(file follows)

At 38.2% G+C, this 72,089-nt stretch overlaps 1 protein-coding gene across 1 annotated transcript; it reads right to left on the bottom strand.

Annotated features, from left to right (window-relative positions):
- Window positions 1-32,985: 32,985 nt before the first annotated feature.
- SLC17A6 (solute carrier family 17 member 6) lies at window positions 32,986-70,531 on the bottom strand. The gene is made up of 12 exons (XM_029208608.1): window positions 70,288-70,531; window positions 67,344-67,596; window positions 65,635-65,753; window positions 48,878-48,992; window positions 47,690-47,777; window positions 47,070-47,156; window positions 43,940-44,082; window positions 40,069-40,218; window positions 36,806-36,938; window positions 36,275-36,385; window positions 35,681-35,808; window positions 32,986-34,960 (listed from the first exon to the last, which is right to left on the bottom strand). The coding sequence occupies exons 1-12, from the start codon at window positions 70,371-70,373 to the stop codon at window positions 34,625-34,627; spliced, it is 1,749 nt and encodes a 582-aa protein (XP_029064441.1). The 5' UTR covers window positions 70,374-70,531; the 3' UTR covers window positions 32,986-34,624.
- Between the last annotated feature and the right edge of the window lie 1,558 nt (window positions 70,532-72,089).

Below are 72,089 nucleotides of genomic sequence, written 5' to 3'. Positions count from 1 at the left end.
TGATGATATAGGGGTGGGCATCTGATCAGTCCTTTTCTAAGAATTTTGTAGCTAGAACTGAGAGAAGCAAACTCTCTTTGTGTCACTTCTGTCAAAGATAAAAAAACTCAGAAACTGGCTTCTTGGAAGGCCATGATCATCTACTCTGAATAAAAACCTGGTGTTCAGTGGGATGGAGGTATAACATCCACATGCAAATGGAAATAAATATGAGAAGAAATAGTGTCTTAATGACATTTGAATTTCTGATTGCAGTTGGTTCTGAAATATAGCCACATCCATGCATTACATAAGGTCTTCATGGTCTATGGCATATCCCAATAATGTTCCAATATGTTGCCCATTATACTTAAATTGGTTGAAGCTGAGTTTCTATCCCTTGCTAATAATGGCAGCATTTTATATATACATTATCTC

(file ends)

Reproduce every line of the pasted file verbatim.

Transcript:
At 38.2% G+C, this 72,089-nt stretch overlaps 1 protein-coding gene across 1 annotated transcript; it reads right to left on the bottom strand.

Annotated features, from left to right (window-relative positions):
- Window positions 1-32,985: 32,985 nt before the first annotated feature.
- SLC17A6 (solute carrier family 17 member 6) lies at window positions 32,986-70,531 on the bottom strand. The gene is made up of 12 exons (XM_029208608.1): window positions 70,288-70,531; window positions 67,344-67,596; window positions 65,635-65,753; window positions 48,878-48,992; window positions 47,690-47,777; window positions 47,070-47,156; window positions 43,940-44,082; window positions 40,069-40,218; window positions 36,806-36,938; window positions 36,275-36,385; window positions 35,681-35,808; window positions 32,986-34,960 (listed from the first exon to the last, which is right to left on the bottom strand). The coding sequence occupies exons 1-12, from the start codon at window positions 70,371-70,373 to the stop codon at window positions 34,625-34,627; spliced, it is 1,749 nt and encodes a 582-aa protein (XP_029064441.1). The 5' UTR covers window positions 70,374-70,531; the 3' UTR covers window positions 32,986-34,624.
- Between the last annotated feature and the right edge of the window lie 1,558 nt (window positions 70,532-72,089).

Below are 72,089 nucleotides of genomic sequence, written 5' to 3'. Positions count from 1 at the left end.
TGATGATATAGGGGTGGGCATCTGATCAGTCCTTTTCTAAGAATTTTGTAGCTAGAACTGAGAGAAGCAAACTCTCTTTGTGTCACTTCTGTCAAAGATAAAAAAACTCAGAAACTGGCTTCTTGGAAGGCCATGATCATCTACTCTGAATAAAAACCTGGTGTTCAGTGGGATGGAGGTATAACATCCACATGCAAATGGAAATAAATATGAGAAGAAATAGTGTCTTAATGACATTTGAATTTCTGATTGCAGTTGGTTCTGAAATATAGCCACATCCATGCATTACATAAGGTCTTCATGGTCTATGGCATATCCCAATAATGTTCCAATATGTTGCCCATTATACTTAAATTGGTTGAAGCTGAGTTTCTATCCCTTGCTAATAATGGCAGCATTTTATATATACATTATCTC